Let’s make it fashionable to save the world

Anjali Jhangiani
Saturday, 29 July 2017

Chandrika Tamang, a Bhutanese self-taught fashion designer, who is one of the speakers at the Mountain Echo Festival to be held in Bhutan, talks about making eco-friendly garments the vogue

When Chandrika Tamang had to learn how to design clothes, she taught herself. But that wasn’t all that she wanted to do. It was even more important for her to create fashion through her brand called CDK in a fashion that helps preserve the environment, minimises waste and carbon footprint, and helps save our planet in the long run.

Invited to speak about the prevailing fashion scene in her country, and indulge in a healthy exchange of ideas, at the Mountain Echoes Literary Festival to be held at Thimphu from August 24 to 27, Tamang seems quite excited about showcasing her work on the ramp too. 

She infuses traditional Bhutanese patterns of weaving with modern designs to create her collections. “I use simple patterns and play with colours and basic cuts. I usually buy raw silk from Assam, dye it and then mix it with handwoven Bhutanese textile fabric. I don’t use traditional symbols; instead, use Bhutanese textile patterns which I have modified in a simple way. The flowers that make up the pattern are known as tigma while the overall pattern is called kishuthara,” she describes.

Her designs are always inspired by nature and the environment. “For the collection that I will present at the eighth edition of the Mountain Echoes Literary Festival, I have used five main colours of prayer flags (blue, white, red, green, yellow) and each dress describes the elements (sky, wind, fire, water, earth) of the colours,” she says.

Tamang plans on using the platform at the festival to showcase her work and have a dialogue with designers from India about the urgency to go green. “Fashion is going to be a key theme at this edition of the festival. Although the festival is primarily focused on literature, we hope to use the festival as a platform to create enough awareness about Bhutanese fashions and textiles among audiences in India and across the world,” she says, adding, “I also feel it is a platform for me to create awareness about sustainable and eco fashion and to spread awareness about how we can make our textile wearable.”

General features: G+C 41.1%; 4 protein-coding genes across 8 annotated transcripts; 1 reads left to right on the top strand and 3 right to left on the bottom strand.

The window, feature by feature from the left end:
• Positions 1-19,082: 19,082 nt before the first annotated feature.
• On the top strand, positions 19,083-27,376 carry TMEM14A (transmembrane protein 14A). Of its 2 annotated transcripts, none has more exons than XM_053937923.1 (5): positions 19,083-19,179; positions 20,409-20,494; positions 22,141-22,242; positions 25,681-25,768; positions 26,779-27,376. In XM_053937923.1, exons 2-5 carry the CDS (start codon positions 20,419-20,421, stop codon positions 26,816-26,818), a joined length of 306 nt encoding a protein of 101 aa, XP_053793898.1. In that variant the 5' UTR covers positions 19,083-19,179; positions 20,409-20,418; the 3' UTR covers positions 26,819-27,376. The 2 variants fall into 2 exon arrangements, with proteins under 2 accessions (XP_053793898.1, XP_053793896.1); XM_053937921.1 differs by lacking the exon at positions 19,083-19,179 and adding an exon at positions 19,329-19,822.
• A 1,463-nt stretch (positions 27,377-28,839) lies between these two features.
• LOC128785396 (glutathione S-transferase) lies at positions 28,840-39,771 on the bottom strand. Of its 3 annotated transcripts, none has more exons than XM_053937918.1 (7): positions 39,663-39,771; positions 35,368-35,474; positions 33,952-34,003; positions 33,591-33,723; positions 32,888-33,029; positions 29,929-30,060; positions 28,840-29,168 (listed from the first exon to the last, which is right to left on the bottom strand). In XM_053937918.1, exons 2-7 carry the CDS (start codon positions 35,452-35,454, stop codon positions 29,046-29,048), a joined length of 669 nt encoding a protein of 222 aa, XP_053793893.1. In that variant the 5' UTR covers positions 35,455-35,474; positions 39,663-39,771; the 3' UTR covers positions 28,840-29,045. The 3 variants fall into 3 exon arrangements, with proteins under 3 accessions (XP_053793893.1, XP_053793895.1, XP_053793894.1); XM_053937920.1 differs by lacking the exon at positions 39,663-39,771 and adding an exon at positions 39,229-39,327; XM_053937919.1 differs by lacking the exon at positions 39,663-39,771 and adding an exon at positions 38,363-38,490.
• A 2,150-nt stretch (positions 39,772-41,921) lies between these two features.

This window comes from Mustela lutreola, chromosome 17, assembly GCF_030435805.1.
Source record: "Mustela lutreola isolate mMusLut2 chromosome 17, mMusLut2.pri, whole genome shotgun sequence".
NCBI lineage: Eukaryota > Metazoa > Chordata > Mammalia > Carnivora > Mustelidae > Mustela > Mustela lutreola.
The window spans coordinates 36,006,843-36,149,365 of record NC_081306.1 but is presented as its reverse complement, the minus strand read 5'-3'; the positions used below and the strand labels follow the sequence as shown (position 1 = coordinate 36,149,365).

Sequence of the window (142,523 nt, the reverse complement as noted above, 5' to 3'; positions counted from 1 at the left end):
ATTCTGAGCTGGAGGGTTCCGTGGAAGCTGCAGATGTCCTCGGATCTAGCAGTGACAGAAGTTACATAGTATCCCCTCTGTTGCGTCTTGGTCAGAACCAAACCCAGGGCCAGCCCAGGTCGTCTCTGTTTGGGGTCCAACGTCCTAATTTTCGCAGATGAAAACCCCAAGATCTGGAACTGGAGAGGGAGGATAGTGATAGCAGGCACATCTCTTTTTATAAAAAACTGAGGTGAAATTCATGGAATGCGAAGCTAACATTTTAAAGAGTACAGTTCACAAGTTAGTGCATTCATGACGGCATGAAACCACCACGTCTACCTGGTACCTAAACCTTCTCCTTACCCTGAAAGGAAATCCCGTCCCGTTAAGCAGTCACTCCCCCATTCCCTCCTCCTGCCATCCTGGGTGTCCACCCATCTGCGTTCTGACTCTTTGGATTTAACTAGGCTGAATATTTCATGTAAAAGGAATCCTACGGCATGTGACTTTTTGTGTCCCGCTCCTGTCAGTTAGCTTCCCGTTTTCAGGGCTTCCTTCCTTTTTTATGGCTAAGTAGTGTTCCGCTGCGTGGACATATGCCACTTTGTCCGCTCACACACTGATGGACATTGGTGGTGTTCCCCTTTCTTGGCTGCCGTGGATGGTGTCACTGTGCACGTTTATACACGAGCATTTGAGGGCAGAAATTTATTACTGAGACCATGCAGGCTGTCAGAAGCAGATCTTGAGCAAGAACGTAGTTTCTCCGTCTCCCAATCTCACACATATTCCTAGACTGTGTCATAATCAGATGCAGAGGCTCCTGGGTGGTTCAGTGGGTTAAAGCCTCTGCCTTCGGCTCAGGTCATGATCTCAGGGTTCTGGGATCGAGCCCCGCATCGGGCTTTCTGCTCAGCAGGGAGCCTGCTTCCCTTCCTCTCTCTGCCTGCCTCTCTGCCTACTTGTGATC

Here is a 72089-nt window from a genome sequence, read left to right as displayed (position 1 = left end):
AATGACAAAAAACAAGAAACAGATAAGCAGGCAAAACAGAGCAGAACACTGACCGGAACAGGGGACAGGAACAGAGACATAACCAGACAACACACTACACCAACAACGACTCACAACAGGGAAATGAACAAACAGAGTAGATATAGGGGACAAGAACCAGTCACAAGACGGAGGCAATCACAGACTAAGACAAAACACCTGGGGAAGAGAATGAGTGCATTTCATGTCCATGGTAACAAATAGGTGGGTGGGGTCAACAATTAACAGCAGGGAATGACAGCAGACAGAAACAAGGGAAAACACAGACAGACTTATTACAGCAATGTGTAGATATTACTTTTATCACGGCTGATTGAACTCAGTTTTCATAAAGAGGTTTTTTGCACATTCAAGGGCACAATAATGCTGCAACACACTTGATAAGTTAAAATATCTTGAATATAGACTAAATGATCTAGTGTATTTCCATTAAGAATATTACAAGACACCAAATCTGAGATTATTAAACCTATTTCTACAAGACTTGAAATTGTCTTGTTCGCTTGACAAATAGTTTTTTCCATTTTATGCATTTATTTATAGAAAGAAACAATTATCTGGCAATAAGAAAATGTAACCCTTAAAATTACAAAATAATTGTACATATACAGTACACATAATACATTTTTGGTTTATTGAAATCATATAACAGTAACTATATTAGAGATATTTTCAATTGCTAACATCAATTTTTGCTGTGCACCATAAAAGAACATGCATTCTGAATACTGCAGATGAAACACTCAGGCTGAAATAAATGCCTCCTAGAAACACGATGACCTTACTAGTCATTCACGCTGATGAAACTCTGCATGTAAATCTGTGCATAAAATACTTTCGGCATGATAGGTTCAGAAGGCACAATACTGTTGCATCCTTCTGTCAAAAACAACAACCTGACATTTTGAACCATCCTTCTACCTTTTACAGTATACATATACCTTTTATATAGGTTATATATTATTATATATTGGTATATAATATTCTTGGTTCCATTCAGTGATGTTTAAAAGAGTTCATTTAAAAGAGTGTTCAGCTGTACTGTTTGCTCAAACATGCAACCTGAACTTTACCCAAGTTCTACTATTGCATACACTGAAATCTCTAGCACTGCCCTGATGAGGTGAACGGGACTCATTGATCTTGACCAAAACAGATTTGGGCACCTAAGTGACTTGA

Tamang has been committed to reducing the carbon footprint emitted by her brand. Hopeful that the designers from the rest of the world are also taking the initiative of making environment friendly products seriously, she says, “I think eco-friendly fashion has already been in practice worldwide and if we can contribute a little effort from each individual, it would really help the Mother Earth. However, we still have a long way to go.”

She claims that a basic way to do this is by using natural dyes and organic fabrics. Other ways they can curb their carbon footprint is by pushing machines aside and opting for hand weaving instead. “It is important to find ways to reduce and reuse the waste, but it is even better to come up with zero waste designs,” she concludes.

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